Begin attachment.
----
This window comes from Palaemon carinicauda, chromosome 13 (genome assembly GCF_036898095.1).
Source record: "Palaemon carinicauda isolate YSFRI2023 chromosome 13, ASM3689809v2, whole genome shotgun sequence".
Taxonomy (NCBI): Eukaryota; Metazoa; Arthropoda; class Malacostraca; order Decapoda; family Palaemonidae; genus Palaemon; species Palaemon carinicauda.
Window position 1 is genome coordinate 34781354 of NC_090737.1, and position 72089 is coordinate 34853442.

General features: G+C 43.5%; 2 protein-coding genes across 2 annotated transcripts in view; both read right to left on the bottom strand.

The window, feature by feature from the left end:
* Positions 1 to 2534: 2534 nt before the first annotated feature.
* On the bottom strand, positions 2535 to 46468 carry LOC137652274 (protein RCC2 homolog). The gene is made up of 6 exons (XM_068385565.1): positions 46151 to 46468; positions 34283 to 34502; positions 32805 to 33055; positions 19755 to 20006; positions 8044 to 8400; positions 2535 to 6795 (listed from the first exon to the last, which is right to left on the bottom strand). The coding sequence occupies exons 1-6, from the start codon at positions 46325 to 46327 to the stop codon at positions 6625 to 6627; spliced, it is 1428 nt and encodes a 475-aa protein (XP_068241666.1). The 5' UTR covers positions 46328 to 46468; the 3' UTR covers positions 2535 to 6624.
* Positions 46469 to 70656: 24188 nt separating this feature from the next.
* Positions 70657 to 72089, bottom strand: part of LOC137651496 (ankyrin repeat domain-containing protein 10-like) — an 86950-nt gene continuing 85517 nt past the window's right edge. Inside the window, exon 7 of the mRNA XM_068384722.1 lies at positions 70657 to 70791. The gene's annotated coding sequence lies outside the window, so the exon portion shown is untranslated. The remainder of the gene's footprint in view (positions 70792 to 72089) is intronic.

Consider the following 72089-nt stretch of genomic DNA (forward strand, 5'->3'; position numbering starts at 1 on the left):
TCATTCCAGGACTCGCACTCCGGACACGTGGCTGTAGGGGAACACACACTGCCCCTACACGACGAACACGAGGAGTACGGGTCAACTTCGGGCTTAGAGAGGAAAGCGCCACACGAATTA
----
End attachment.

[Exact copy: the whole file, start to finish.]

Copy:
This window comes from Palaemon carinicauda, chromosome 13 (genome assembly GCF_036898095.1).
Source record: "Palaemon carinicauda isolate YSFRI2023 chromosome 13, ASM3689809v2, whole genome shotgun sequence".
Taxonomy (NCBI): Eukaryota; Metazoa; Arthropoda; class Malacostraca; order Decapoda; family Palaemonidae; genus Palaemon; species Palaemon carinicauda.
Window position 1 is genome coordinate 34781354 of NC_090737.1, and position 72089 is coordinate 34853442.

General features: G+C 43.5%; 2 protein-coding genes across 2 annotated transcripts in view; both read right to left on the bottom strand.

The window, feature by feature from the left end:
* Positions 1 to 2534: 2534 nt before the first annotated feature.
* On the bottom strand, positions 2535 to 46468 carry LOC137652274 (protein RCC2 homolog). The gene is made up of 6 exons (XM_068385565.1): positions 46151 to 46468; positions 34283 to 34502; positions 32805 to 33055; positions 19755 to 20006; positions 8044 to 8400; positions 2535 to 6795 (listed from the first exon to the last, which is right to left on the bottom strand). The coding sequence occupies exons 1-6, from the start codon at positions 46325 to 46327 to the stop codon at positions 6625 to 6627; spliced, it is 1428 nt and encodes a 475-aa protein (XP_068241666.1). The 5' UTR covers positions 46328 to 46468; the 3' UTR covers positions 2535 to 6624.
* Positions 46469 to 70656: 24188 nt separating this feature from the next.
* Positions 70657 to 72089, bottom strand: part of LOC137651496 (ankyrin repeat domain-containing protein 10-like) — an 86950-nt gene continuing 85517 nt past the window's right edge. Inside the window, exon 7 of the mRNA XM_068384722.1 lies at positions 70657 to 70791. The gene's annotated coding sequence lies outside the window, so the exon portion shown is untranslated. The remainder of the gene's footprint in view (positions 70792 to 72089) is intronic.

Consider the following 72089-nt stretch of genomic DNA (forward strand, 5'->3'; position numbering starts at 1 on the left):
TCATTCCAGGACTCGCACTCCGGACACGTGGCTGTAGGGGAACACACACTGCCCCTACACGACGAACACGAGGAGTACGGGTCAACTTCGGGCTTAGAGAGGAAAGCGCCACACGAATTA